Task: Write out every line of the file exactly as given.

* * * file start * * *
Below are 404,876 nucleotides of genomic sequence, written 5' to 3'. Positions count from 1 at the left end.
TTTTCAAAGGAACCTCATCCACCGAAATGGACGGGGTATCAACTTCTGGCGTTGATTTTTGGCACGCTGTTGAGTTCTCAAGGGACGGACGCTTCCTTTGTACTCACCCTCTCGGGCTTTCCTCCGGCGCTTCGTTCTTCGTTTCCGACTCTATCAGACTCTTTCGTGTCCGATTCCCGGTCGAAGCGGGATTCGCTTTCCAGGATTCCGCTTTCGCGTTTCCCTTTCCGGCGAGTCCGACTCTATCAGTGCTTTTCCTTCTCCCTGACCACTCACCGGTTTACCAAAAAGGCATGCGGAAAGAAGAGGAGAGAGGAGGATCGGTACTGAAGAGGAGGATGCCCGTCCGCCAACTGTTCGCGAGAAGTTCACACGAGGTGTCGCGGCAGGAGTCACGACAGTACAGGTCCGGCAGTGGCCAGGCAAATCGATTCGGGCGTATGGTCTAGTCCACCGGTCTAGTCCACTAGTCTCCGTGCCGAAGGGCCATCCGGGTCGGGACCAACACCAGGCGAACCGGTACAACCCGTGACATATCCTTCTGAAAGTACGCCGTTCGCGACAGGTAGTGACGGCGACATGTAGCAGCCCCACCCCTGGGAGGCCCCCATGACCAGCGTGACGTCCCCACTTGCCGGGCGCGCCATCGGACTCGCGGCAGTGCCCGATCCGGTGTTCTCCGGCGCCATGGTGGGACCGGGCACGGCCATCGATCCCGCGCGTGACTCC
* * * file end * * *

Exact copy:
Below are 404,876 nucleotides of genomic sequence, written 5' to 3'. Positions count from 1 at the left end.
TTTTCAAAGGAACCTCATCCACCGAAATGGACGGGGTATCAACTTCTGGCGTTGATTTTTGGCACGCTGTTGAGTTCTCAAGGGACGGACGCTTCCTTTGTACTCACCCTCTCGGGCTTTCCTCCGGCGCTTCGTTCTTCGTTTCCGACTCTATCAGACTCTTTCGTGTCCGATTCCCGGTCGAAGCGGGATTCGCTTTCCAGGATTCCGCTTTCGCGTTTCCCTTTCCGGCGAGTCCGACTCTATCAGTGCTTTTCCTTCTCCCTGACCACTCACCGGTTTACCAAAAAGGCATGCGGAAAGAAGAGGAGAGAGGAGGATCGGTACTGAAGAGGAGGATGCCCGTCCGCCAACTGTTCGCGAGAAGTTCACACGAGGTGTCGCGGCAGGAGTCACGACAGTACAGGTCCGGCAGTGGCCAGGCAAATCGATTCGGGCGTATGGTCTAGTCCACCGGTCTAGTCCACTAGTCTCCGTGCCGAAGGGCCATCCGGGTCGGGACCAACACCAGGCGAACCGGTACAACCCGTGACATATCCTTCTGAAAGTACGCCGTTCGCGACAGGTAGTGACGGCGACATGTAGCAGCCCCACCCCTGGGAGGCCCCCATGACCAGCGTGACGTCCCCACTTGCCGGGCGCGCCATCGGACTCGCGGCAGTGCCCGATCCGGTGTTCTCCGGCGCCATGGTGGGACCGGGCACGGCCATCGATCCCGCGCGTGACTCC